The Truth About Lawyer Review Sites
It’s not surprising that in this digital day and age, the Internet has become a “go to” place for people in need of help to locate, analyze, and select legal representation. As a result … like it or not, it is imperative that attorneys who want to have profitable law businesses have a stellar online presence.
Here’s the thing: lawyer review websites can play an integral role in how you are perceived by potential clients and also people (like other lawyers and other service professionals) who can refer your legal services to others. The ratings and comments that are left by clients on these types of sites directly impact your reputation and ultimately your ability to leverage the Internet to (i) attract new clients and (ii) convert the prospective clients who are searching for you online in order to validate your credibility – into paying clients.
As an attorney, it is important to manage your online reputation on lawyer review websites because to avoid the potentially disastrous impact of negative clients reviews – which can not be deleted, only managed.
Consider the following:
In 2012, Adrian Philip Thomas (principal of The Law Offices of Adrian Philip Thomas, P.A.) asserted that his law firm lost business based upon negative ratings and reviews posted on LawyerRatingz.com. The firm threatened legal action against LawyerRatingz.com unless all reviews – both positive and negative – were removed from the site.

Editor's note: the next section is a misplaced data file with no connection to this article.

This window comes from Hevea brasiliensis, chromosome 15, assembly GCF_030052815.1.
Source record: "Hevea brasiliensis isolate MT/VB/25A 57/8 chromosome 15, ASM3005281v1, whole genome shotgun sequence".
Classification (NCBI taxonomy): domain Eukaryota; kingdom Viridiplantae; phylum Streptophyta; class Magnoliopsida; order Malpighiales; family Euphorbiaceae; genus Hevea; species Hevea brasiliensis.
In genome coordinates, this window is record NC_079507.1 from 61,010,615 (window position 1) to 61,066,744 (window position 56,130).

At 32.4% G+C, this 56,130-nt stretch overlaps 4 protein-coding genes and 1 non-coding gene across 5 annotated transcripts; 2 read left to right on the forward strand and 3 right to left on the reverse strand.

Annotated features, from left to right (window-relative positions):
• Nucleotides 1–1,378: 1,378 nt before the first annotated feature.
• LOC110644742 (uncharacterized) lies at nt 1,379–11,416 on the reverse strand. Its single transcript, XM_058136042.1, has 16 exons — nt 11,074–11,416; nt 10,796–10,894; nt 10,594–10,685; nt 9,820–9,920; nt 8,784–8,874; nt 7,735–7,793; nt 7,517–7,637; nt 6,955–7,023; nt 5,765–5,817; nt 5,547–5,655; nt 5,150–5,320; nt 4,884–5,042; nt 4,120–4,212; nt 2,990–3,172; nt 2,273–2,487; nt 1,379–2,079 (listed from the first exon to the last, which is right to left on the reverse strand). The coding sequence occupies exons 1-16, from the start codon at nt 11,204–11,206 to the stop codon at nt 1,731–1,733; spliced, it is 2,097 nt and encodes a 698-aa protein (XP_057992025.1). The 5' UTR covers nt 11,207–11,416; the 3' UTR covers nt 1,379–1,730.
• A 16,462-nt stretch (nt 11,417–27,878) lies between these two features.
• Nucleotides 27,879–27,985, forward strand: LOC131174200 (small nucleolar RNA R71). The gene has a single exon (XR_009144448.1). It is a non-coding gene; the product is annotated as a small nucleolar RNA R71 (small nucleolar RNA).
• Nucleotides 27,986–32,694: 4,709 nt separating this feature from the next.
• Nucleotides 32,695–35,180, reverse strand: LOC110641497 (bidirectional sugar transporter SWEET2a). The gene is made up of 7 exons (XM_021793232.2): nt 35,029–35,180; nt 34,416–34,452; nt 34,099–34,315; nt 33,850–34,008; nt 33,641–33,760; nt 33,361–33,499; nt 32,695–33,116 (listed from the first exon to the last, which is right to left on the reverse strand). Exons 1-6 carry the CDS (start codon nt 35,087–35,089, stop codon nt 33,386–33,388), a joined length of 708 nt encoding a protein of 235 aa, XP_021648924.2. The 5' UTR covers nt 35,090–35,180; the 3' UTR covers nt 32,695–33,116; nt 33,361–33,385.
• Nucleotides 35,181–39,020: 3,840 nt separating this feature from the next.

The Electronic Frontier Foundation (EFF) (an organization dedicated to protecting rights in the digital world) decided to represent LawyerRatingz.com. EFF filed a lawsuit again Mr. Thomas in federal court to block threats against LawyerRatingz.com and in pursuit of a judicial ruling that LawyerRatingz.com is not legally responsible for material posted by third parties (like law firm clients) – in addition to other things.
In their complaint, the EFF asserted that LawyerRatingz.com is protected by the Communications Decency Act of 1996, which states that “interactive computer services” cannot be “treated as the publisher or speaker of any information” provided by a third party.
EFF further said:
“Mr. Thomas’s claims are merit-less and run afoul of bedrock legal principles protecting website operators. Section 230 of the Communications Decency Act categorically protects providers of ‘interactive computer services’ from suits such as this one seeking to make them responsible for the speech of their users. Without such protections, valuable sites like LawyerRatingz.com – or Facebook or Yelp or individual blogs that rely upon user comments – simply could not exist.”
At the end of the day, a settlement was negotiated in which LawyerRatingz.com dropped its lawsuit and Mr. Thomas agreed to release his ability to pursue any future claims related to the posting of negative reviews on LawyerRatingz.com. No ratings were removed as a part of the settlement.
The above scenario illustrates precisely why it is important for lawyers to manage their online reputations by systematically directing testimonials from their best clients to lawyer review sites. Manage your online reputation – or leave the clients who need you without the help only you can provide – and money on the table.
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